Four maple wood laser cut cookie stamps for Hallowe’en.
These stamps have been tested through 10 dozen cookies but it is important to remember that wood has grain and being gentle while pushing down at narrow points is important.
Hallowe’en is a North American celebration. Now that doesn’t mean it doesn’t have deep roots in Celtic history but the way it is celebrated is unique to this part of the world. Let’s take a look at some of the symbols we hold dear.
Firstly Jack-O-Lanterns! From the Irish legend of Stingy Jack comes the story of a man who tricked the Devil too many times and when he died he was barred from both heaven or hell. The Devil did give him a lump of coal that Jack kept in a hollowed out turnip as he forever wanders the Earth. When the tale was brought to North America by early immigrants and pumpkins were discovered, a switch was made from turnips to pumpkins as they were so much easier to prepare.
Cats are nocturnal animals as anyone blessed to have one in their home will attest. It is easy to see how they would be associated with the night. So highly regarded were black cats in ancient Egypt, it was a crime to kill one. Today however, we have superstitions that suggest one walking across your path is bad luck. Keep your kitties safe inside on Hallowe’en night.
Full moons at Hallowe’en are rare. In fact there are only six this entire century so it is more likely to see a crescent moon at Hallowe’en.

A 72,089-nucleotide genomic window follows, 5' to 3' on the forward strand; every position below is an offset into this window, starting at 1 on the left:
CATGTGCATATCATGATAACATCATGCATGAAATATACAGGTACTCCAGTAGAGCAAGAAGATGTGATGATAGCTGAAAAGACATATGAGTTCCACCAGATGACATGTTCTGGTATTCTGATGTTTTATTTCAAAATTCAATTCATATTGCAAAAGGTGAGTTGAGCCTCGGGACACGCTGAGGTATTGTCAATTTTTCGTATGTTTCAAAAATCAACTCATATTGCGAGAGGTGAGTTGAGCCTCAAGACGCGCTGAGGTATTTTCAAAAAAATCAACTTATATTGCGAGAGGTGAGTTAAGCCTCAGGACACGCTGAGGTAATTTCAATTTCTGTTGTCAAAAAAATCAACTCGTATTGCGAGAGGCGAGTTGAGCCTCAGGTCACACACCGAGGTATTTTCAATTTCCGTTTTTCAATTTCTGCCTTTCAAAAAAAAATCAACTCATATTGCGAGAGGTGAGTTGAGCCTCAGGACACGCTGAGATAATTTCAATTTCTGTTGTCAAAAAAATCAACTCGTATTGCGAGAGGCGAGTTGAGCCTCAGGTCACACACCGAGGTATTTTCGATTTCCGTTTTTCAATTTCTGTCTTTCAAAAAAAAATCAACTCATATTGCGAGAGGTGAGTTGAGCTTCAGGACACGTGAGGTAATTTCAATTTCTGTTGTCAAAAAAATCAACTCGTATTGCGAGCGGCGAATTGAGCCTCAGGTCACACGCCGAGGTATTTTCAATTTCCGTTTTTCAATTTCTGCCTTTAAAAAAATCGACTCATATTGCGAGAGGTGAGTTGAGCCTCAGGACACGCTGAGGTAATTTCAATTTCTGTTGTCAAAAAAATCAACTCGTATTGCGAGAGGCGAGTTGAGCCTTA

The connection of cauldrons to witches also comes out of Irish mythology but the tradition of cauldron use was almost universal. Almost every home in days gone by had a cauldron in the hearth for a very practical use, feeding the family. Today it is seen more a pot for stewing potions and that can be attributed to several lines from the Scottish play by William Shakespeare. “Double, double toil and trouble; Fire burn and caldron bubble”
There was an ancient belief that a person’s soul went into an old crone’s cauldron to be stirred until it was born anew. From this tale comes the connection between cauldron and womb.
Hallowe’en apple traditions have their roots in the peels and the pips. In one tradition, while young women helped with the making and preserving of apple butter, she tried to keep the peel in one long curl. When she were finished, it would be tossed over her shoulder and revealed the first letter of her husband’s name. As people immigrated from Europe the pips of their favourite apples came right along and the associated traditions continued here. In bobbing for apples, the apples were secretly marked. As the possible sweethearts ducked and caught the fruit by their teeth, future couplings were said to be foretold.
In a time of year when everything was dying, apples were seen as a sign of hope.
It is best to use a recipe with little or no large extra bits. Spices, extracts and zest are fine but chopped nuts and dried fruits can be more challenging to work with. The cookies in the picture below have a bit of added orange zest.
Roll out dough of your chosen recipe and cut circles either with a glass or scalloped edge cookie cutter.
Tap stamp in flour and push down into the center of the precut cookie.
Sugar cookies are traditionally taken from the oven before they brown but since these cookie will not be iced, I personally prefer to get them just a little golden around the edges. That will mean a little paying attention so as not to over bake.
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